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  1. #1
    Senior Coder jkd's Avatar
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    DOM Event Scripting, (undocumented) Tip #1: DOM2 Events and Internet Explorer

    Forgive my conciseness, but in Win/IE, if you attach a function to an event via attachEvent(), window.event is passed in as an argument to it. MSDN does not document this behavior, but it is incredibly useful:
    Code:
    function myListener(evt) {
        window.status = [evt.clientX, evt.clientY];
    }
    
    if ("addEventListener" in document) {
        document.addEventListener("mousemove", myListener, false);
    }
    else if ("attachEvent" in document) {
        document.attachEvent("onmousemove", myListener);
    }
    And that will work crossbrowser. Notice no checking for the event argument and reassigning the window.event object to the identifier.

    Further more, if you're only attaching events on a particular node, then you can extend it like so:
    Code:
    if (!("addEventListener" in document) && "attachEvent" in document) {
        document.addEventListener = function(evt, func, capture) {
            document.attachEvent("on" + evt, func);
        }
    }
    // likewise for removeEventListener, if necessary
    And you simply use document.addEventListener from now on, instead of repetitive code-branching:
    Code:
    document.addEventListener("mousemove", myListener, false);
    Enjoy.

  2. #2
    Senior Coder jkd's Avatar
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    Ok, no one seems to be interested. Well, I'll one up the previous post.

    listener.htc:
    Code:
    <!--    Licensed under Creative Commons Attribution 2.0
         Original code by Jason Davis, www.jasonkarldavis.com -->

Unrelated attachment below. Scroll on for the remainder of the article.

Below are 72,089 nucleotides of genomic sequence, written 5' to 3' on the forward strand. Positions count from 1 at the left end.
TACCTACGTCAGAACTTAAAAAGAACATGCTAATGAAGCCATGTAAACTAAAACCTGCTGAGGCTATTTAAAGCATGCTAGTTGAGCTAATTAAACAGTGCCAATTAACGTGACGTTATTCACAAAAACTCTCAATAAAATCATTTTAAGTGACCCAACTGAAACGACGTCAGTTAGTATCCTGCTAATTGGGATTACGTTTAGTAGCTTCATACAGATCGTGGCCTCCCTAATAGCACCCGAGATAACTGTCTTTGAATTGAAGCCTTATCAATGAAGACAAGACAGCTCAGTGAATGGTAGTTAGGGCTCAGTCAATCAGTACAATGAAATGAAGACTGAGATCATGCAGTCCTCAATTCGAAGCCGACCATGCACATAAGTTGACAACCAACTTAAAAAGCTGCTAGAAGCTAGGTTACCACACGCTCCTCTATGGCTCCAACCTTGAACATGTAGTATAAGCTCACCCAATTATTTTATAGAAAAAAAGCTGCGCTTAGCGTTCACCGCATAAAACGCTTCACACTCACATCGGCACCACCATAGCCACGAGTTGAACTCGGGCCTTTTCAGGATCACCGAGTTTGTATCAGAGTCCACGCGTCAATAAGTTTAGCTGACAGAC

<PUBLIC:COMPONENT lightWeight="true">
    	<PUBLIC:METHOD NAME="addEventListener" />
    	<PUBLIC:METHOD NAME="removeEventListener" />
    	<SCRIPT LANGUAGE="JScript">
    		function addEventListener(type, listener, useCapture) {
    			attachEvent("on" + type, listener);
    		}
    		function removeEventListener(type, listener, useCapture) {
    			detachEvent("on" + type, listener);
    		}
    	</SCRIPT>
    </PUBLIC:COMPONENT>
    listener.js
    Code:
    /*    Licensed under Creative Commons Attribution 2.0
       Original code by Jason Davis, www.jasonkarldavis.com */
    
    window.addEventListener = document.addEventListener =
    	function(type, listener, useCapture) {
    		this.attachEvent("on" + type, listener);
    	}
    
    window.removeEventListener = document.removeEventListener =
    	function(type, listener, useCapture) {
    		this.detachEvent("on" + type, listener);
    	}
    listener.css
    Code:
    /*    Licensed under Creative Commons Attribution 2.0
       Original code by Jason Davis, www.jasonkarldavis.com */
    
    * { behavior: url(listener.htc) }
    And finally, include this in the <head> of your pages:
    Code:
    <!--[if gte IE 5]>
    	<link rel="StyleSheet" type="text/css" href="listener.css" />
    	<script type="text/javascript" src="listener.js"></script>
    <![endif]-->
    Congratulations, you just made Internet Explorer support two key methods of DOM2 events on every element, document, and window. Code-forking eliminated.
    Last edited by jkd; 05-23-2005 at 07:17 PM.

  3. #3
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    I think that's cool and stuff... even licensed, wow!
    Thanks in advance!

  4. #4
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    Ok, no one seems to be interested.
    Oh, that's not true at all! Great stuff!

    I'll make an observation...

    attachEvent is similar to addEventListener in that it allows you to add more than one listener for the same event to the same element object. However, attachEvent has a major drawback - in your listener 'this' will not reference the correct instance, in fact it will point to window or document.